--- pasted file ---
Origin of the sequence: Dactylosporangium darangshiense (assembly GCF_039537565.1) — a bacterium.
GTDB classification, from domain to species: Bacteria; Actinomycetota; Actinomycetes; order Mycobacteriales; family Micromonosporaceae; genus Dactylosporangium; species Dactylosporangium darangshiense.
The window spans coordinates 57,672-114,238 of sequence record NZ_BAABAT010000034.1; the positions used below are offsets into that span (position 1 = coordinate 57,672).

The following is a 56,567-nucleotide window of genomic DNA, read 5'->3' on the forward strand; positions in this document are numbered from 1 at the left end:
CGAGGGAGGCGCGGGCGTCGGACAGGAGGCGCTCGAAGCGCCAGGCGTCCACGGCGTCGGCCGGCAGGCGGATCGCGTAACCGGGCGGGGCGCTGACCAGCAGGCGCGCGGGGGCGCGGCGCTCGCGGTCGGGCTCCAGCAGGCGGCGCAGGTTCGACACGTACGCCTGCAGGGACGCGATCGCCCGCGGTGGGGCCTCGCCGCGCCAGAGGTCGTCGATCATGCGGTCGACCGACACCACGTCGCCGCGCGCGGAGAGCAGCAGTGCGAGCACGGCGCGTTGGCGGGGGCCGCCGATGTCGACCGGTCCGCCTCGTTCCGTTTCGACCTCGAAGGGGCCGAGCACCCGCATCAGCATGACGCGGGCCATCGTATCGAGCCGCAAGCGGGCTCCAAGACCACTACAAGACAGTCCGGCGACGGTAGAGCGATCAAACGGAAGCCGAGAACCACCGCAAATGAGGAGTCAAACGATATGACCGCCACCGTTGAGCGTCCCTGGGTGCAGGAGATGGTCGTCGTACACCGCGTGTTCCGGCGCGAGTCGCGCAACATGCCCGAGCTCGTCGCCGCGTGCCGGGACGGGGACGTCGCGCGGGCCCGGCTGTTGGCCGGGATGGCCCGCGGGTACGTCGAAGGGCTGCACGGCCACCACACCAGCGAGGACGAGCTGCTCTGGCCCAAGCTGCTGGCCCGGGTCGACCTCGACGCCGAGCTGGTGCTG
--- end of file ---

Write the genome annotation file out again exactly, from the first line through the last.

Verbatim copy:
Origin of the sequence: Dactylosporangium darangshiense (assembly GCF_039537565.1) — a bacterium.
GTDB classification, from domain to species: Bacteria; Actinomycetota; Actinomycetes; order Mycobacteriales; family Micromonosporaceae; genus Dactylosporangium; species Dactylosporangium darangshiense.
The window spans coordinates 57,672-114,238 of sequence record NZ_BAABAT010000034.1; the positions used below are offsets into that span (position 1 = coordinate 57,672).

The following is a 56,567-nucleotide window of genomic DNA, read 5'->3' on the forward strand; positions in this document are numbered from 1 at the left end:
CGAGGGAGGCGCGGGCGTCGGACAGGAGGCGCTCGAAGCGCCAGGCGTCCACGGCGTCGGCCGGCAGGCGGATCGCGTAACCGGGCGGGGCGCTGACCAGCAGGCGCGCGGGGGCGCGGCGCTCGCGGTCGGGCTCCAGCAGGCGGCGCAGGTTCGACACGTACGCCTGCAGGGACGCGATCGCCCGCGGTGGGGCCTCGCCGCGCCAGAGGTCGTCGATCATGCGGTCGACCGACACCACGTCGCCGCGCGCGGAGAGCAGCAGTGCGAGCACGGCGCGTTGGCGGGGGCCGCCGATGTCGACCGGTCCGCCTCGTTCCGTTTCGACCTCGAAGGGGCCGAGCACCCGCATCAGCATGACGCGGGCCATCGTATCGAGCCGCAAGCGGGCTCCAAGACCACTACAAGACAGTCCGGCGACGGTAGAGCGATCAAACGGAAGCCGAGAACCACCGCAAATGAGGAGTCAAACGATATGACCGCCACCGTTGAGCGTCCCTGGGTGCAGGAGATGGTCGTCGTACACCGCGTGTTCCGGCGCGAGTCGCGCAACATGCCCGAGCTCGTCGCCGCGTGCCGGGACGGGGACGTCGCGCGGGCCCGGCTGTTGGCCGGGATGGCCCGCGGGTACGTCGAAGGGCTGCACGGCCACCACACCAGCGAGGACGAGCTGCTCTGGCCCAAGCTGCTGGCCCGGGTCGACCTCGACGCCGAGCTGGTGCTG